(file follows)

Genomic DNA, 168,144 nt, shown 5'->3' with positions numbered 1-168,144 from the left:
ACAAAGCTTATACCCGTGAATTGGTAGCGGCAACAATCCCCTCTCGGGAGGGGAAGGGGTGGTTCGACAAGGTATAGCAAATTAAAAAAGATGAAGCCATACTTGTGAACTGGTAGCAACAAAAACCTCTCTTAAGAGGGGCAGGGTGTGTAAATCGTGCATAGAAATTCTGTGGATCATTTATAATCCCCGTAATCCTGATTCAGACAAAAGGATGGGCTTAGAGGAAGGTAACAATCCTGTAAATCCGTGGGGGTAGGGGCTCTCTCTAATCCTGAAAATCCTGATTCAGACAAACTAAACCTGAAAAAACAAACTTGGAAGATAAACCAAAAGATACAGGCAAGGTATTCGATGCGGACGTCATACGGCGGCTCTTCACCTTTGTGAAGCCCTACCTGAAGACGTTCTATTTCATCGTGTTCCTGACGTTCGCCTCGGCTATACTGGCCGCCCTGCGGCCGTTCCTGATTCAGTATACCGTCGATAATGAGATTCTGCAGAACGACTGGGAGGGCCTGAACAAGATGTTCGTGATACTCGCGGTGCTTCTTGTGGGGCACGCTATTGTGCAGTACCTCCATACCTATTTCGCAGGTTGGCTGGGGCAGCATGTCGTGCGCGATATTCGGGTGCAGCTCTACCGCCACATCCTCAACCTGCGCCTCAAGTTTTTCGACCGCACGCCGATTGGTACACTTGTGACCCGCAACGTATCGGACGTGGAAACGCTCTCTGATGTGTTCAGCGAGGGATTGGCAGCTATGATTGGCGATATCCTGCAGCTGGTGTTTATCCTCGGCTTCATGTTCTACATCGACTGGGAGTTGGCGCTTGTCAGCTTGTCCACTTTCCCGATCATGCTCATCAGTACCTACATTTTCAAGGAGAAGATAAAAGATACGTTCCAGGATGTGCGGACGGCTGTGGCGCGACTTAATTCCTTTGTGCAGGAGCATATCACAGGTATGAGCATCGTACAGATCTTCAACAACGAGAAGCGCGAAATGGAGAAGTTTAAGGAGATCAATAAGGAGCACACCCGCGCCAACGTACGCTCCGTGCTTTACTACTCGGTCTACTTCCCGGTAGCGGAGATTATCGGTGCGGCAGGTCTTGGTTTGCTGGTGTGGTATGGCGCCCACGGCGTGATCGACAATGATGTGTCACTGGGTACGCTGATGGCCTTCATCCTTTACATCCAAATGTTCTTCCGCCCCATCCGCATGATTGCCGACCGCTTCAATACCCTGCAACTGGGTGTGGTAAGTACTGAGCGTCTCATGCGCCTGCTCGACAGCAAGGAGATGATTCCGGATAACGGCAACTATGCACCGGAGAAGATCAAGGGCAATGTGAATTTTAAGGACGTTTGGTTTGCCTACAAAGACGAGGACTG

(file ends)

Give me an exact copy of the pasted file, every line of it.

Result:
Genomic DNA, 168,144 nt, shown 5'->3' with positions numbered 1-168,144 from the left:
ACAAAGCTTATACCCGTGAATTGGTAGCGGCAACAATCCCCTCTCGGGAGGGGAAGGGGTGGTTCGACAAGGTATAGCAAATTAAAAAAGATGAAGCCATACTTGTGAACTGGTAGCAACAAAAACCTCTCTTAAGAGGGGCAGGGTGTGTAAATCGTGCATAGAAATTCTGTGGATCATTTATAATCCCCGTAATCCTGATTCAGACAAAAGGATGGGCTTAGAGGAAGGTAACAATCCTGTAAATCCGTGGGGGTAGGGGCTCTCTCTAATCCTGAAAATCCTGATTCAGACAAACTAAACCTGAAAAAACAAACTTGGAAGATAAACCAAAAGATACAGGCAAGGTATTCGATGCGGACGTCATACGGCGGCTCTTCACCTTTGTGAAGCCCTACCTGAAGACGTTCTATTTCATCGTGTTCCTGACGTTCGCCTCGGCTATACTGGCCGCCCTGCGGCCGTTCCTGATTCAGTATACCGTCGATAATGAGATTCTGCAGAACGACTGGGAGGGCCTGAACAAGATGTTCGTGATACTCGCGGTGCTTCTTGTGGGGCACGCTATTGTGCAGTACCTCCATACCTATTTCGCAGGTTGGCTGGGGCAGCATGTCGTGCGCGATATTCGGGTGCAGCTCTACCGCCACATCCTCAACCTGCGCCTCAAGTTTTTCGACCGCACGCCGATTGGTACACTTGTGACCCGCAACGTATCGGACGTGGAAACGCTCTCTGATGTGTTCAGCGAGGGATTGGCAGCTATGATTGGCGATATCCTGCAGCTGGTGTTTATCCTCGGCTTCATGTTCTACATCGACTGGGAGTTGGCGCTTGTCAGCTTGTCCACTTTCCCGATCATGCTCATCAGTACCTACATTTTCAAGGAGAAGATAAAAGATACGTTCCAGGATGTGCGGACGGCTGTGGCGCGACTTAATTCCTTTGTGCAGGAGCATATCACAGGTATGAGCATCGTACAGATCTTCAACAACGAGAAGCGCGAAATGGAGAAGTTTAAGGAGATCAATAAGGAGCACACCCGCGCCAACGTACGCTCCGTGCTTTACTACTCGGTCTACTTCCCGGTAGCGGAGATTATCGGTGCGGCAGGTCTTGGTTTGCTGGTGTGGTATGGCGCCCACGGCGTGATCGACAATGATGTGTCACTGGGTACGCTGATGGCCTTCATCCTTTACATCCAAATGTTCTTCCGCCCCATCCGCATGATTGCCGACCGCTTCAATACCCTGCAACTGGGTGTGGTAAGTACTGAGCGTCTCATGCGCCTGCTCGACAGCAAGGAGATGATTCCGGATAACGGCAACTATGCACCGGAGAAGATCAAGGGCAATGTGAATTTTAAGGACGTTTGGTTTGCCTACAAAGACGAGGACTG